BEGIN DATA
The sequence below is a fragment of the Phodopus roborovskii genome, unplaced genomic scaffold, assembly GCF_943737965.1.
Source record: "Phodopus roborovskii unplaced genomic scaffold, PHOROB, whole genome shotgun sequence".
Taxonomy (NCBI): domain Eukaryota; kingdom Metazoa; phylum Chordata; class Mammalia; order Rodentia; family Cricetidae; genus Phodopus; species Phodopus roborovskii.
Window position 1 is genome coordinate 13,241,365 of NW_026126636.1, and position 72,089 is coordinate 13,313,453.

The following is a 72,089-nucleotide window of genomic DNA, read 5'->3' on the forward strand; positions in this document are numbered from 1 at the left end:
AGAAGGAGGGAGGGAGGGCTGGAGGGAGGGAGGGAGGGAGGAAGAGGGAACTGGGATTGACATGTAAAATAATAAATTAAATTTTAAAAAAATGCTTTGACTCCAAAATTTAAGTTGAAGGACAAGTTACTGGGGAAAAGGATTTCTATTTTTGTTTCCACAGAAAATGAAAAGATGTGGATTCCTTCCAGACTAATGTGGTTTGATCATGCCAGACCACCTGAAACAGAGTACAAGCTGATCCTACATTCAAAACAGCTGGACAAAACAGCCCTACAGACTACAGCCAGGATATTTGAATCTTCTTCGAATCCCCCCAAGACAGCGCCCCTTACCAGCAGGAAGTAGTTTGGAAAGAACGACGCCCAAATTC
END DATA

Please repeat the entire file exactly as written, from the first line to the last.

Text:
The sequence below is a fragment of the Phodopus roborovskii genome, unplaced genomic scaffold, assembly GCF_943737965.1.
Source record: "Phodopus roborovskii unplaced genomic scaffold, PHOROB, whole genome shotgun sequence".
Taxonomy (NCBI): domain Eukaryota; kingdom Metazoa; phylum Chordata; class Mammalia; order Rodentia; family Cricetidae; genus Phodopus; species Phodopus roborovskii.
Window position 1 is genome coordinate 13,241,365 of NW_026126636.1, and position 72,089 is coordinate 13,313,453.

The following is a 72,089-nucleotide window of genomic DNA, read 5'->3' on the forward strand; positions in this document are numbered from 1 at the left end:
AGAAGGAGGGAGGGAGGGCTGGAGGGAGGGAGGGAGGGAGGAAGAGGGAACTGGGATTGACATGTAAAATAATAAATTAAATTTTAAAAAAATGCTTTGACTCCAAAATTTAAGTTGAAGGACAAGTTACTGGGGAAAAGGATTTCTATTTTTGTTTCCACAGAAAATGAAAAGATGTGGATTCCTTCCAGACTAATGTGGTTTGATCATGCCAGACCACCTGAAACAGAGTACAAGCTGATCCTACATTCAAAACAGCTGGACAAAACAGCCCTACAGACTACAGCCAGGATATTTGAATCTTCTTCGAATCCCCCCAAGACAGCGCCCCTTACCAGCAGGAAGTAGTTTGGAAAGAACGACGCCCAAATTC